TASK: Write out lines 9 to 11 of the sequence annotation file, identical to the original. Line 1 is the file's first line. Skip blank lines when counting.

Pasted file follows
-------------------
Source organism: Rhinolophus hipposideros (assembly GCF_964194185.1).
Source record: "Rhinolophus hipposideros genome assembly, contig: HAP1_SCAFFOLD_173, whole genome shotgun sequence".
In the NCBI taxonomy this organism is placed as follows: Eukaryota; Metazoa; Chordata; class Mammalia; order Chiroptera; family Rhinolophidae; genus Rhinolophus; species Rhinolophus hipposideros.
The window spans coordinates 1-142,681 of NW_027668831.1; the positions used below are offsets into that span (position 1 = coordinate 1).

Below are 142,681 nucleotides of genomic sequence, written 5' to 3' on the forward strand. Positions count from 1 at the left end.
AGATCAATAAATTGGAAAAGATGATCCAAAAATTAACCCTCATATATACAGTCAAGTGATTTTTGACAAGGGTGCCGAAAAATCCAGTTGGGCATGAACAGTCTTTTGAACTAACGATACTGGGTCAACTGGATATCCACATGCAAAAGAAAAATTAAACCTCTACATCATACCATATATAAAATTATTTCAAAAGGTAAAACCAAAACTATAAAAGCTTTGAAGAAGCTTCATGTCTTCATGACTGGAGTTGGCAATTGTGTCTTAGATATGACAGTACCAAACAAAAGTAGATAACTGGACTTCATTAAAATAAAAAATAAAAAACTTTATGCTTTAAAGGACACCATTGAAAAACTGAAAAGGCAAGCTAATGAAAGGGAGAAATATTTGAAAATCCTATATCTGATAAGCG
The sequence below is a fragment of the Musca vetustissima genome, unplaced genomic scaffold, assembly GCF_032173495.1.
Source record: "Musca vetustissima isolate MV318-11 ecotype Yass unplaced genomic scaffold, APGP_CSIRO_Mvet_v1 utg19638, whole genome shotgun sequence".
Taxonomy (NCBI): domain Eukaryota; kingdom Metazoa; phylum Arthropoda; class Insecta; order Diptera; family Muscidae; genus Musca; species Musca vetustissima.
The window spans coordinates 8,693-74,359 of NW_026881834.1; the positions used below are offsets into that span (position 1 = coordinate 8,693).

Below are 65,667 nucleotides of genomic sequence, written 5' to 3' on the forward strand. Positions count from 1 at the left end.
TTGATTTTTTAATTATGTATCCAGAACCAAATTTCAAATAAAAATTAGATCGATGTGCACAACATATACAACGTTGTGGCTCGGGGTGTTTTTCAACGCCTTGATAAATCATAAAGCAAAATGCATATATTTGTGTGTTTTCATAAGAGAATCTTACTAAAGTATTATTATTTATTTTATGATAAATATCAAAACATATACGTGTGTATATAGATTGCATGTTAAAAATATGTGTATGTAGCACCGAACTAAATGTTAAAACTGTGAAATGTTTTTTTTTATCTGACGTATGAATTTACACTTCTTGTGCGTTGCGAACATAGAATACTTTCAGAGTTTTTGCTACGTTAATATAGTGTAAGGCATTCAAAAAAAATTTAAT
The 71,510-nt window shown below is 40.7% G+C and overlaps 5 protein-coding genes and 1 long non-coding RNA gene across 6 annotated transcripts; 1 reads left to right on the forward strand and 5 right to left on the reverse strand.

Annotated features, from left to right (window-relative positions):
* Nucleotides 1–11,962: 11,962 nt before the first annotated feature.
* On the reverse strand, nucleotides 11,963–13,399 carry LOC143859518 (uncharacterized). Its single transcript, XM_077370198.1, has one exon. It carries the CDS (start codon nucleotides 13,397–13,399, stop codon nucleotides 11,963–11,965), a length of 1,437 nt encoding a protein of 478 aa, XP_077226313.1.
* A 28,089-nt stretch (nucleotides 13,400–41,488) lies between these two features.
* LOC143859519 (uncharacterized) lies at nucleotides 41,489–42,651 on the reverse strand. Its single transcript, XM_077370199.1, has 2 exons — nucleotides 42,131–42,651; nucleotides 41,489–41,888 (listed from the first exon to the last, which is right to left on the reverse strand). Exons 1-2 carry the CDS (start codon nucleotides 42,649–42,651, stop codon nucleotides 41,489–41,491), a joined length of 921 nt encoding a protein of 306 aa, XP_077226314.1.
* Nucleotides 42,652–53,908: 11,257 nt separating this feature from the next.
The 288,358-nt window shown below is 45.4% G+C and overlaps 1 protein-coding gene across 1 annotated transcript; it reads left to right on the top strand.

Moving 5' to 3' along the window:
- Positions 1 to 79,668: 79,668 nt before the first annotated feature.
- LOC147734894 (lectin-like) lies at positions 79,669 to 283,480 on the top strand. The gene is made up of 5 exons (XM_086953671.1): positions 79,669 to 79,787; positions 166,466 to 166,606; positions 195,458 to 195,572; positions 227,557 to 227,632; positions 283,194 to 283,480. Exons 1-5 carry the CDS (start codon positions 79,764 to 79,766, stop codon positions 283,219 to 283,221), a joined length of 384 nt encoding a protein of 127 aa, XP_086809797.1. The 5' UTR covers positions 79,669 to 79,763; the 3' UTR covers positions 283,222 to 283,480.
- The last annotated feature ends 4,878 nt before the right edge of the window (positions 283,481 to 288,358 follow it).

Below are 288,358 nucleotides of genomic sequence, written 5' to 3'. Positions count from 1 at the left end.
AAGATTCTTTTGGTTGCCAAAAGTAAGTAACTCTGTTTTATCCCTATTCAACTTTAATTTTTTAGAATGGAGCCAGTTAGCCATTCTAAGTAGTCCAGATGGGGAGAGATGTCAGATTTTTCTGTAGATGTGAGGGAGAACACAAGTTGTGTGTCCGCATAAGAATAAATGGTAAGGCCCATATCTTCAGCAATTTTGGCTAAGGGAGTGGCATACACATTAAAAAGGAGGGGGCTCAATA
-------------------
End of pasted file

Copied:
Taxonomy (NCBI): domain Eukaryota; kingdom Metazoa; phylum Arthropoda; class Insecta; order Diptera; family Muscidae; genus Musca; species Musca vetustissima.
The window spans coordinates 8,693-74,359 of NW_026881834.1; the positions used below are offsets into that span (position 1 = coordinate 8,693).

Below are 65,667 nucleotides of genomic sequence, written 5' to 3' on the forward strand. Positions count from 1 at the left end.